Using avocados for the first time can be intimidating if you don’t know what to look for and when to use them. The California Avocado Board has a page on how to select and ripen your avocados here.

Spicy Guacamole


Simple Homemade Guacamole
(GF, V, DF)

Ingredients :

2 avocados
2-3 cloves garlic, minced
1/8 – 1/4 cup onion (I use red usually), minced
2 jalapenos, minced (only use 1 if you aren’t a huge fan of heat!)
1/4-1/2 medium tomato, diced very small (about 1/4 cup)
1-2 Tablespoons chopped fresh cilantro**
2 dashes of cumin & garlic powder
Fresh ground black pepper & sea salt to taste
Juice of 1 lime wedge

molcajete guac ingredients

*If not purchasing organic for these items, at least choose Non-GMO Project Verified brands to ensure your food is free of genetic engineering.

Directions:
-Cut & peel the avocados and add to a medium sized bowl or molcajete. When not using the molcajete I generally make the guac in a large pyrex so I don’t have to transfer it for storage. Also via California Avocado, here are directions and even a video on how to cut & peel your avocado.
-Add the jalapeno, garlic, onion and tomato (once minced/diced) to the same bowl. Mash with a fork or even a muddler until the avocado is mashed and the ingredients are well distributed.
guac ingredients chopped

-Add the dried spices, cilantro and lime juice, and stir with a spoon or rubber spatula until all are well incorporated.

guacamole

Serving Options:

-Use as a dip with some Trader Joe’s “reduced guilt” baked tortilla chips, chopped bell peppers, or jicama.

-Use as a condiment for burgers, sandwiches and wraps.

-Top chili, taco’s or even chunky black bean soups with a couple of tablespoons for added flavor & nutrition.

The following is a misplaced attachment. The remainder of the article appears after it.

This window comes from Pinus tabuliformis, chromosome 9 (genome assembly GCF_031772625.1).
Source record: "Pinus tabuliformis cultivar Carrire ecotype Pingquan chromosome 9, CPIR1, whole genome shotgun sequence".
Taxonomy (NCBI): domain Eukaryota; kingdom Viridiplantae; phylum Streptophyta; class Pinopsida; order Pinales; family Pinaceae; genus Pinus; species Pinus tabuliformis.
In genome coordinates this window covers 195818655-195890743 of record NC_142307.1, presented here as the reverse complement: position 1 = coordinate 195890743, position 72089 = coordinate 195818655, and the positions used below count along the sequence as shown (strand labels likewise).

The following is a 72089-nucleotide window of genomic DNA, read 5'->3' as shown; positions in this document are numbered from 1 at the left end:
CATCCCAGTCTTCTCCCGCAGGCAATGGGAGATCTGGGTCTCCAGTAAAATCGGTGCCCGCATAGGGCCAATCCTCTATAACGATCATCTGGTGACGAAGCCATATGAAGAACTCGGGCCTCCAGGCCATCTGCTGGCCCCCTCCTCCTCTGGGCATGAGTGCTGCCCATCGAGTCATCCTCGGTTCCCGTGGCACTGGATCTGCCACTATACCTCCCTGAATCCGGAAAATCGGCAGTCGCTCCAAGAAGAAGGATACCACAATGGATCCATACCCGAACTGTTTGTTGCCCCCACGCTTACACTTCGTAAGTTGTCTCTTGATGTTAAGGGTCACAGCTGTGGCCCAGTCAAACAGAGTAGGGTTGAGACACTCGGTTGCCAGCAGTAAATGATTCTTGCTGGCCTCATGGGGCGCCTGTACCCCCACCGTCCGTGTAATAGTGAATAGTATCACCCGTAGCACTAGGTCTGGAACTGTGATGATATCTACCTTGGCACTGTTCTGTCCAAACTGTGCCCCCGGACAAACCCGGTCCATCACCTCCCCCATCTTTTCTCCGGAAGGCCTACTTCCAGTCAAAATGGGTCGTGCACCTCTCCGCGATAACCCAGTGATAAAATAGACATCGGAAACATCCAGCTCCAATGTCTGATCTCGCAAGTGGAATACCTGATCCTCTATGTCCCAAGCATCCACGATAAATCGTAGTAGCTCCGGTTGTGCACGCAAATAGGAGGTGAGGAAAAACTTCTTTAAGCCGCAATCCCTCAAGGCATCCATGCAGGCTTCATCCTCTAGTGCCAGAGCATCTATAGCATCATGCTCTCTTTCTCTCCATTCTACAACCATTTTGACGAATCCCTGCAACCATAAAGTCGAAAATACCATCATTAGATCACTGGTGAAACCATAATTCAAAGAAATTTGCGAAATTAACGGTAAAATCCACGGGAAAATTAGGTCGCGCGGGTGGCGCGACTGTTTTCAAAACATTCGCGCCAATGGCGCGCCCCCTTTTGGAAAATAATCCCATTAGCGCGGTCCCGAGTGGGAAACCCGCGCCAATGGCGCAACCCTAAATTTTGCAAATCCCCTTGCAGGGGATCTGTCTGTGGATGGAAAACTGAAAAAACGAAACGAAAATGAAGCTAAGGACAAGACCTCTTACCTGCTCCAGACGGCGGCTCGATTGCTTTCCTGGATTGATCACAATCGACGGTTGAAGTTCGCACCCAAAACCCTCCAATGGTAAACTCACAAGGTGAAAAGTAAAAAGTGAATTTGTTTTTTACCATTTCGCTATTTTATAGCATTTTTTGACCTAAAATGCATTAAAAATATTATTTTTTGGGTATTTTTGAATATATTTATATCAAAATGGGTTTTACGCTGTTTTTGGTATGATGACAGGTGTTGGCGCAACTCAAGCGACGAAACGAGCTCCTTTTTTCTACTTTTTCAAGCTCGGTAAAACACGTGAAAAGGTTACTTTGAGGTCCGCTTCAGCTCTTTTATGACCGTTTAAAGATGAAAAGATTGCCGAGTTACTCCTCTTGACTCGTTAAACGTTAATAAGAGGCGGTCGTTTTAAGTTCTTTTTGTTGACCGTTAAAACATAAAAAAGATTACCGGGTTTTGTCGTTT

Real Ingredients with Real Benefits:

Yes, avocados are technically high in fat. However, they contain mostly the healthy mono-unsaturated fat that your body needs for heart health, brain function, joint protection and immune function. Avocados are also a good source of fiber, potassium, vitamins E, C, and K, as well as the B-vitamins folate and B6. Another compound this fruit gives us is beta-sitosterol. Just like we get cholesterol from animals, we can get plant sterols from certain plants. Sterols like beta-sitosterol help block cholesterol absorption in the small intestine, enhancing heart health. The phytochemicals avocados are highest in are the carotenoids lutein + zeaxanthin which are associated with eye health, immune and antioxidant function.

Onions & garlic are part of the same family, providing the phytochemicals allicin and sulfides which are linked to improved immunity and respiratory health. Onions also provide Vitamins C, B6 and folate.

Tomatoes pack in lots of Vitamins A, C, and the important fluid balance mineral Potassium. They are well known in terms of phytochemical content for their lycopene which is known for reducing risk of prostate cancer. This was one of the first phytochemicals that really made a name for itself. It is often forgetten that tomatoes also provide other carotenoids and flavonoids such as quercitin.

Jalapeno peppers contain capsaicin which has long been used for decreasing joint pain and inflammation topically but in the body may aid in appetite control, metabolism and intestinal inflammation. Oh and you aren’t the only one who gets a runny nose from spicy food – these peppers can all help clear your sinuses!

Cilantro may be an herb but herbs have fantastic nutrient profiles too. Cilantro provides vitamins A & K and many antioxidants, especially quercitin. Quercitin is a flavonoid linked to respiratory (great for asthmatics and athletes) and heart health.

While cumin does contain manganese, magnesium, calcium and especially iron, you generally do not get high amounts of those minerals since it is used in such small amounts in recipes. We do know however that cumin is a potent antioxidant containing phenolic acids and carotenoids.